Alicja, Polish artificial intelligence allthingsblogging.com
My fascination with artificial intelligence began with the book cycle "Felix, Net and Nick" by Rafał Kosik, where Manfred – SI appears regularly.
When in 2017 I discovered that in our city library there are books on AI, machine learning and its practical use, and Python textbooks, I started to learn and started the project.
From the beginning, I had a clear goal – to create a program that will deal with most common problems to speed up my work. Creating such a program required (and still requires) full commitment and persistence.
What is Alice?
Alice is a program capable of making decisions based on the collected data and learning by trial and error. The Ali core deals with only one thing: analyzing data packets from maintenance routines, i.e. checking that the task has been carried out in accordance with the guidelines and whether it is in accordance with the user's request.
Although it is not able to do anything in itself, except for analyzing data, it uses numerous helper programs to accomplish the task efficiently and keep the equipment in good condition. It is currently equipped with 48 such programs, which I will later call modules.
The first module I connected was the chess bot (16/03/2017), and by far the most interesting is the module responsible for creating graphics and plans, launched for the first time 27.
Okay, but how does it work?
At the Poznań Game Arena 2019 at the allthingsblogging.com booth, visitors got an extraordinary chance to challenge Alice. I taught her to play Carcassonne, a computer adaptation of a known board game. Armed with a powerful processor from Intel, it was a big challenge, which attracted crowds of fans of the original board game. It gave me a huge amount of information about the pace of learning and the direction of development of Ali. Ala began her adventure at PGA 2019 after playing 15,000 (!) Games with herself and 86 with a man (me). This knowledge gave her knowledge of the basic principles of the game and the simplest tactics. Since I won most games before PGA (83%), Alice adopted my habits because she found them profitable.
Fortunately, when the trade fair began and more and more players challenged, the percentage of wins began to change slowly.
On the first day 163 participants of the fair played with Alice, and my AI won 57 of these games, which gives a win percentage of 34%. Not a very impressive result, which, however, changed very quickly during the second day of PGA. This time, already armed with experience from games with many people using various tactics and representing different levels of skill and thinking styles, Ala played 343 games, of which she won 337. In this way, on Saturday, her effectiveness increased to an impressive 98%! On the third day, the statistics of the victories were also impressive: of 201 games played, Ala won 186 (92%).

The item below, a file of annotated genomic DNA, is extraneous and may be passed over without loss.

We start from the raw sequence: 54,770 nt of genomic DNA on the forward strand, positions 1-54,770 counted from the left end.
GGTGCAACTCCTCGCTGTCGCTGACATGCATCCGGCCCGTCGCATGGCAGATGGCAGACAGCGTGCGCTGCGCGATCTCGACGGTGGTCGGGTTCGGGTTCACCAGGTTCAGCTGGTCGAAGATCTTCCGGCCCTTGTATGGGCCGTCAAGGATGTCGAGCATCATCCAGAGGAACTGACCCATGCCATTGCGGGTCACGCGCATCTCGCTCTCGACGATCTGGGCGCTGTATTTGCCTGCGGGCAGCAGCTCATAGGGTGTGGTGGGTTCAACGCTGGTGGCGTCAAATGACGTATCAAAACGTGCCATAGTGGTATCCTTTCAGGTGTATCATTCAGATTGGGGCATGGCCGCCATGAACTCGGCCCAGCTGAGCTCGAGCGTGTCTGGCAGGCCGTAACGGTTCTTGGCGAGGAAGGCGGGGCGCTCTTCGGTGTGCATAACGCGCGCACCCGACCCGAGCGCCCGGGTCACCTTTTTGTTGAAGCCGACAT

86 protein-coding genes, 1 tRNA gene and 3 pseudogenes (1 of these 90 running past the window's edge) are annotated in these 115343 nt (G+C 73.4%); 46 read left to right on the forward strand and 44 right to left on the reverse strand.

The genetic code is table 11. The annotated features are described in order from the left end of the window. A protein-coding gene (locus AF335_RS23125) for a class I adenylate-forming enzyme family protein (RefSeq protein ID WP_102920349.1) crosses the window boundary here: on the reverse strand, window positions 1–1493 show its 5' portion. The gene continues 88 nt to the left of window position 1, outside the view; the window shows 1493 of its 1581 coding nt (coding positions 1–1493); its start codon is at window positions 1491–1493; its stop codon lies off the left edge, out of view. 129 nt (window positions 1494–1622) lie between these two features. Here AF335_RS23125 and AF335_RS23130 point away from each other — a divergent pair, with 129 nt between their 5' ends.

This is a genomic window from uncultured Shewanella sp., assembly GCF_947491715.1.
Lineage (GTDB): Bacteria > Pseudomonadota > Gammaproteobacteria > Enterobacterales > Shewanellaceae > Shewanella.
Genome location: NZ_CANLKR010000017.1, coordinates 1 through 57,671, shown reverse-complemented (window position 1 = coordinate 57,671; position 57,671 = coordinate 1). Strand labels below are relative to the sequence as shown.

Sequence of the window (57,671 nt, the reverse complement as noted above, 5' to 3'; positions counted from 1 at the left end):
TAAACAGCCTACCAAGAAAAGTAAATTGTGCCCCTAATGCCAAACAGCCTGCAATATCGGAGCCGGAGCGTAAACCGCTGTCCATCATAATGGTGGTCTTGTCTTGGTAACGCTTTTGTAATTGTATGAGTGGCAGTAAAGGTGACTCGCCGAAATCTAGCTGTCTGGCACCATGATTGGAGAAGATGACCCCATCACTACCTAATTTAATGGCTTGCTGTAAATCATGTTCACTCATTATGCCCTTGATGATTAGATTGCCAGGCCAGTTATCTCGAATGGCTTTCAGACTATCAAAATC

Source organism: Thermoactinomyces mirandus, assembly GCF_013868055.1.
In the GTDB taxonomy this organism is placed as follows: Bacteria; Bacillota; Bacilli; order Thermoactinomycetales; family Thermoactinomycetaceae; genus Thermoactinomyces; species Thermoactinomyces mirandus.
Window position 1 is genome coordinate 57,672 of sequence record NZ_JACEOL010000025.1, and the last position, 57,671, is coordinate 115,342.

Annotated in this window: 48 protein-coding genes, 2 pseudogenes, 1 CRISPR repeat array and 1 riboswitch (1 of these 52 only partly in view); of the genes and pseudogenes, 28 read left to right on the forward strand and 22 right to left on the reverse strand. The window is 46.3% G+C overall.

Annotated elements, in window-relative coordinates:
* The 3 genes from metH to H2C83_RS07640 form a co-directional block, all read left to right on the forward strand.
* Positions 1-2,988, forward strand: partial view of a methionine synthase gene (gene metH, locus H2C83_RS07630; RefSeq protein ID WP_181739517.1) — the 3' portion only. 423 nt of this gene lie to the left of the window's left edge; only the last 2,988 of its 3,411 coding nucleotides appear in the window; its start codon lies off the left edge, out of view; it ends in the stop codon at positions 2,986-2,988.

The pace of teaching it can be demonstrated by the example of a multiplayer game that our crew on the second day forced. Ala was not prepared for her at all, without knowing any tactics. The first 4 games ended in a devastating defeat. My software scored only 0-4 points in them. However, in subsequent competitions, after analyzing the players' play, she was able to keep up with human opponents, scoring 10-20 points in each game, and even winning several times! Unfortunately, Sunday was the last day of the PGA, so the experiment had to be completed here.
Consumption of computing power
Unfortunately, such performance and rapid learning require considerable resources of computing power? How much? It depends on the task it has to perform and how much time it can devote to it.
Typically, on my laptop (with an 8-core Intel Core i7-4720HQ processor on board) with normal use of Alice (playing chess, arranging graphics / plans) consumes 60-70% of my processor's power. With more advanced activities (learning a human language, analyzing large amounts of data, installing on new hardware), the CPU usage stays close to 100%. In this context, it is interesting to compare Alice's consumption of computing power during her guest performances at the allthingsblogging.com booth at the PGA, where it was installed on a computer equipped with a 9th generation Intel computing unit.
The computer used by Alicja on PGA was equipped with an Intel Core i9 9900K processor. While playing Carcassonne with individual opponents at our stand, Alice used only about 12-18% of CPU power, which means that "you didn't even sweat". The performance of the new Intel processor really came in handy when we started experimenting with games in which Alice faced several opponents. It was a completely new situation for the algorithms, so they had to start learning very quickly, which was associated with intensive data processing. As I wrote above, Alice lost the first games to many players, but not because of the lack of computing power – while learning the CPU performance did not go below 70%, sometimes reaching almost 90%. An interesting indicator of how the processor's performance affects the performance of my software was the installation of Alice and its modules. This process also generated a 100% load on the 9th generation super-efficient CPU, but it lasted an order of magnitude shorter than on an older processor. | allthingsblogging.com